A thicker ceiling
Lidwien Poorthuis is the director of the Dutch Network of Women Professors. Lately, she's been noticing a national trend of universities taking a broader approach to diversity. "We do support this broader policy. We just think that universities shouldn't forget to pay attention to the position of women in academia. Letting go of that focus can have a negative effect."
Every year, her foundation publishes a monitor with an overview of the male-female ratio in Dutch academia (report only available in Dutch, Ed.) She stresses that some issues remain important, such as equal pay between men and women, a feeling of safety in the workplace, and inclusion in the scientific industry. "When it comes to female academics at top positions, the figures show a positive trend, but we still have a long way to go. Recent research by Utrecht-based psychologists Ruth van Veelen and Belle Derks reveals that the glass ceiling at faculties like Social Sciences and Humanities is even thicker than the ceiling at the Faculty of Science or Geosciences. Although the percentage of female professors has increased, compared to the large influx of female students and young researchers, the difference in the representation of women at the top is particularly large, with the result that women in the Faculty of Science have a lower estimate of their chances of becoming a professor than those working at Social Sciences and Humanities."
According to Poorthuis, a university-wide network for women could help make the university a safer workplace. "Universities often refer to the existing reporting procedures. But, in practice, these procedures don't work well enough. Moreover, we've discovered that women's networks often offer women the opportunity to share their thoughts on these topics, which has a very positive effect, not to mention it gives the network the opportunity to advise the Executive Board on how to improve the policy on gender-based harassment. What was so special about UU's Women’s Network was the fact that it was accessible to all women at the university. That was its added value".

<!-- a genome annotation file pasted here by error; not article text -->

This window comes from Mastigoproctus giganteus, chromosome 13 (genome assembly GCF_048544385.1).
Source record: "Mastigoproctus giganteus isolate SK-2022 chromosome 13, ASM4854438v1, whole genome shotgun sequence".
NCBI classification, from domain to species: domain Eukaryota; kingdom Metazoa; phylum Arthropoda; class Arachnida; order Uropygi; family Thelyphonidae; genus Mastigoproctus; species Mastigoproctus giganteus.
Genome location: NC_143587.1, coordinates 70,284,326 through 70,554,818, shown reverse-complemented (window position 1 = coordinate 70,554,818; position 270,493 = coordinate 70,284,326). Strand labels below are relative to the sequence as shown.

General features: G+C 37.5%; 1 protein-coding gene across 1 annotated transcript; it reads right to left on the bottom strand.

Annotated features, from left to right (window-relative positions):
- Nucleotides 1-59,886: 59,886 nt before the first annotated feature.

At present, the university does not exclude the possibility of setting up a women's network again. However, such a network would have to emerge from the bottom up and the EDI office would have to provide facilities for it to develop. "The question is whether this would work in times like these, with the pandemic and all the work pressure", says Belle Derks. She’s a professor of Organisational Psychology who has conducted extensive research in the field of gender equality. "Everyone has to deal with work pressure. So, I understand why people are not so enthusiastic about being active in such a network. But the information that can be collected there, both by the women themselves and by policymakers, can be extremely valuable and interesting".
To Derks, women's empowerment comes in waves. "Wonderful things have been achieved in the past few years, such as the implementation of the Westerdijk chairs in 2017 and the Westerdijk courses to increase the number of women in top academic positions. After that, there’s the risk of people getting 'tired' of hearing about gender equality. But they shouldn't be. Our recent research into the effect of the pandemic on scientists shows that female academics who have children had more difficulties combining their work with their family life during the pandemic. We will be seeing the consequences of this in the near future. Therefore it’s even more important to catch signals of these consequences through a network. All too often we choose the silver bullet, the measure by which gender equality can be realised, but actually, the most important thing is to promote change at multiple levels. That way, things can change structurally".
Not the same brush
She thinks that a women’s network can definitely play a role in that regard. "We should be careful not to tar the different forms of diversity with one brush and let it cloud our vision of what is going on with all the groups within our organisation. The overarching interest is abstract and motivates less engagement from the bottom up. Perhaps the old format of women's networks really did not work well anymore, but if that's the case, then we should look for other ways to set it up and push it forward because these networks can make a valuable contribution as a sounding board group".